I felt like the greatest victim the world had ever known. Like Kurt was narrating my pain. And as the anger boiled up inside of me, I dropped onto my bed, picked up my Hulk Hogan buddy pillow in one hand (it was a present from Grandma and Grandpa Sprangers), my new Swiss Army knife in the other, and proceeded to stab The Hulkster in the face over and over and over in a fit of absolute rage. Little by little, his white cotton innards poked out, his once smiling face now a contorted smirk.
Finally, I dropped the knife and looked at a mangled Hogan. Oh, the shame! What had I done? I loved that pillow, and now it was ruined. I was overwhelmed with guilt. What would happen if anyone saw-
CREAK! The door opened. My dad came in and sat down on the bed. He looked at Hogan, took a breath, then looked at me and said “looks like you’re pretty mad.”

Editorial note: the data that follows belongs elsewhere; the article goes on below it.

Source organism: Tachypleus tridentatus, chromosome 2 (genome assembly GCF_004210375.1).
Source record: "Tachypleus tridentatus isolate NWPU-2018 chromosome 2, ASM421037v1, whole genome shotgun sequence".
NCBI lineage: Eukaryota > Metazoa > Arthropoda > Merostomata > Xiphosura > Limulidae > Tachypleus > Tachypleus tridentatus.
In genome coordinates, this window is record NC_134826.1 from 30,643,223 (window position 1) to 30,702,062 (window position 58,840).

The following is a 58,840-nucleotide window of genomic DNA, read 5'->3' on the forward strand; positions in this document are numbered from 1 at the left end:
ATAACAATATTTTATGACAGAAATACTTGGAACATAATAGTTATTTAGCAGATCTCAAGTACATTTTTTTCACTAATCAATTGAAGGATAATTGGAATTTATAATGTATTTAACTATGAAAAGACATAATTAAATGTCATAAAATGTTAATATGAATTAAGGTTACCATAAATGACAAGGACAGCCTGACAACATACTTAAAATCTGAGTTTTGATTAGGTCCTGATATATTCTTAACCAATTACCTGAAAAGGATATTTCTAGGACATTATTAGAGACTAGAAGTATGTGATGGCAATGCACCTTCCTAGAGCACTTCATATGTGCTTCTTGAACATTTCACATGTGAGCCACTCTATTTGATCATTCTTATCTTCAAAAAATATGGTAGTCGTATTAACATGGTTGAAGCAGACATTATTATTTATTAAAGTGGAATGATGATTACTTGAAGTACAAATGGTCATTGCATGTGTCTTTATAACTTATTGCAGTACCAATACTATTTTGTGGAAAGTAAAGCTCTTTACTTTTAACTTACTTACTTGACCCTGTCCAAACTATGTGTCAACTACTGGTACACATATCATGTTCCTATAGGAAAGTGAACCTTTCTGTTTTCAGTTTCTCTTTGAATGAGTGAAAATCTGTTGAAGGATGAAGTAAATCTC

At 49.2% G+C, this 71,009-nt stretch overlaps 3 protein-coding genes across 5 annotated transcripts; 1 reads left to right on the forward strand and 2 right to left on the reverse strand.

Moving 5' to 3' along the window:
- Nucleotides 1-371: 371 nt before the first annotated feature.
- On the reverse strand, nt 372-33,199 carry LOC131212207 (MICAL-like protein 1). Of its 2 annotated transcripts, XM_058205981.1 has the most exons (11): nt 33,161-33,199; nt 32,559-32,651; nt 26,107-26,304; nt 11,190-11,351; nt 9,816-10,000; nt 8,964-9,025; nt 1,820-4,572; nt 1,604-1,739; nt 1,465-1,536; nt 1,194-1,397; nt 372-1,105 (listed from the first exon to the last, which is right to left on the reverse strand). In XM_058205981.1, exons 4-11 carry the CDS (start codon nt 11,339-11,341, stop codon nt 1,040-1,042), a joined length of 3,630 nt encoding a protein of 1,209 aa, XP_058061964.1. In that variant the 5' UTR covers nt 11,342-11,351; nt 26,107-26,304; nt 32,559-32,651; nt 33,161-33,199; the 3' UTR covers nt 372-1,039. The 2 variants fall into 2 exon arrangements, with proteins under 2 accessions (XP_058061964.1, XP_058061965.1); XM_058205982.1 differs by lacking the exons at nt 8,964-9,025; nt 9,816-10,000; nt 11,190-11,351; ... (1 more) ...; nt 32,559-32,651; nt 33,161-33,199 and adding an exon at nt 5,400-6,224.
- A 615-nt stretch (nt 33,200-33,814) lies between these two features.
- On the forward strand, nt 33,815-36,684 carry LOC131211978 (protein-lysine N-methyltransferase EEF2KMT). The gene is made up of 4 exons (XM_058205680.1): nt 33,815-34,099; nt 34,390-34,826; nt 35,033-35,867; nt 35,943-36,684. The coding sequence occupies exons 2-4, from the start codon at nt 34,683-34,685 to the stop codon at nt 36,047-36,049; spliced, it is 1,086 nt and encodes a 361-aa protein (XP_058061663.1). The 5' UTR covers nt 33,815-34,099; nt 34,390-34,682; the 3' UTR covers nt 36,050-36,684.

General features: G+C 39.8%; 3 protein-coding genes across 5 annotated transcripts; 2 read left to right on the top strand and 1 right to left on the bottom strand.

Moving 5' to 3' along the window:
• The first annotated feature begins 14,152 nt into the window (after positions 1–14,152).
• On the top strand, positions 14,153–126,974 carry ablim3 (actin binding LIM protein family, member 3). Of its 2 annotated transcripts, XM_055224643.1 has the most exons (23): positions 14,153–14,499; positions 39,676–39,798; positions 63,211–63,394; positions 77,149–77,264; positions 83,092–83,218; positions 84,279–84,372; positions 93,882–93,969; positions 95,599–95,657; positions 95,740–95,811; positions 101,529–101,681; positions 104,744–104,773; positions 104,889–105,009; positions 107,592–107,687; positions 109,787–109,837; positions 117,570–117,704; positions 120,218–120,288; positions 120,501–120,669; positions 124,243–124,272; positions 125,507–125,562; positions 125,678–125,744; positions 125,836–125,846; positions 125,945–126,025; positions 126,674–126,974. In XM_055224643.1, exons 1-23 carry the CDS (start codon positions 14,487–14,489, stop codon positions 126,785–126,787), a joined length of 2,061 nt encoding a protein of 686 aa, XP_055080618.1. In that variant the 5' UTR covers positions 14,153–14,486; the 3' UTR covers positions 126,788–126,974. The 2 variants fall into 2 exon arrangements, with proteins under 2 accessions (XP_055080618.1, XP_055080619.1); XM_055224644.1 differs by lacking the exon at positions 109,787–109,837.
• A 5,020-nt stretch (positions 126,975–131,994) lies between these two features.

I started crying. Yeah, I guess I was mad. But for someone who was mad I sure was crying a lot. I felt like I was being dragged into an arrangement that didn’t honor my hurt feelings. And the more we tried to act like a normal family the more I felt like my sadness wasn’t being seen. In fact, I felt like it was being denied. And poor Hulk Hogan had paid the price.
But! His face had not been slashed in vain. No, actually, he had been the true savior I needed. Hulk had provided an emotional release that every kid from a divorced family needs now and then.